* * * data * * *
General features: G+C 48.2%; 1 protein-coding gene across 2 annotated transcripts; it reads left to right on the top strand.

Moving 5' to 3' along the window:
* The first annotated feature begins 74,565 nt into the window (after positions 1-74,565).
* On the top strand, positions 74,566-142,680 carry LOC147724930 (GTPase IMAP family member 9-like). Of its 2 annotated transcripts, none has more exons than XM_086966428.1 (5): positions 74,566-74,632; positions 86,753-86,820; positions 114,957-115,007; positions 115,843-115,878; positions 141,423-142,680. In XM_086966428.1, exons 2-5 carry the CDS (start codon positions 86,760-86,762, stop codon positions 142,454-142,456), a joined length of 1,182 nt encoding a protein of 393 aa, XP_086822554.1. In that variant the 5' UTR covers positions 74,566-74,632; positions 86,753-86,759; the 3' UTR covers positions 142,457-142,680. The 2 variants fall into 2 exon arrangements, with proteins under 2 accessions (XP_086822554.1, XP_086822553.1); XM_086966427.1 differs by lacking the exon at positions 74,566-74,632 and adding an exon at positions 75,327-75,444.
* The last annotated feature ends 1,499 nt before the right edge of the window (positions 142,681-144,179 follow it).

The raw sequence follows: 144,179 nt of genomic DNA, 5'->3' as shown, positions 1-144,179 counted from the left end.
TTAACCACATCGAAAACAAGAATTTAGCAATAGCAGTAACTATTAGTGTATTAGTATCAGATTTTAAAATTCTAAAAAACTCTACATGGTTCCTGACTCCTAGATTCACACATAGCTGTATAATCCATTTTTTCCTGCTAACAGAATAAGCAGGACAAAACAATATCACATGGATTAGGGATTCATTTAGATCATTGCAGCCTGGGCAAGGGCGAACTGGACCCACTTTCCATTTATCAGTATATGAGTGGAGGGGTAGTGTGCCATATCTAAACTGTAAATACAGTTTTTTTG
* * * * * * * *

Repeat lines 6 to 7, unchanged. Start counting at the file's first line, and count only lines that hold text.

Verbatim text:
The raw sequence follows: 144,179 nt of genomic DNA, 5'->3' as shown, positions 1-144,179 counted from the left end.
TTAACCACATCGAAAACAAGAATTTAGCAATAGCAGTAACTATTAGTGTATTAGTATCAGATTTTAAAATTCTAAAAAACTCTACATGGTTCCTGACTCCTAGATTCACACATAGCTGTATAATCCATTTTTTCCTGCTAACAGAATAAGCAGGACAAAACAATATCACATGGATTAGGGATTCATTTAGATCATTGCAGCCTGGGCAAGGGCGAACTGGACCCACTTTCCATTTATCAGTATATGAGTGGAGGGGTAGTGTGCCATATCTAAACTGTAAATACAGTTTTTTTG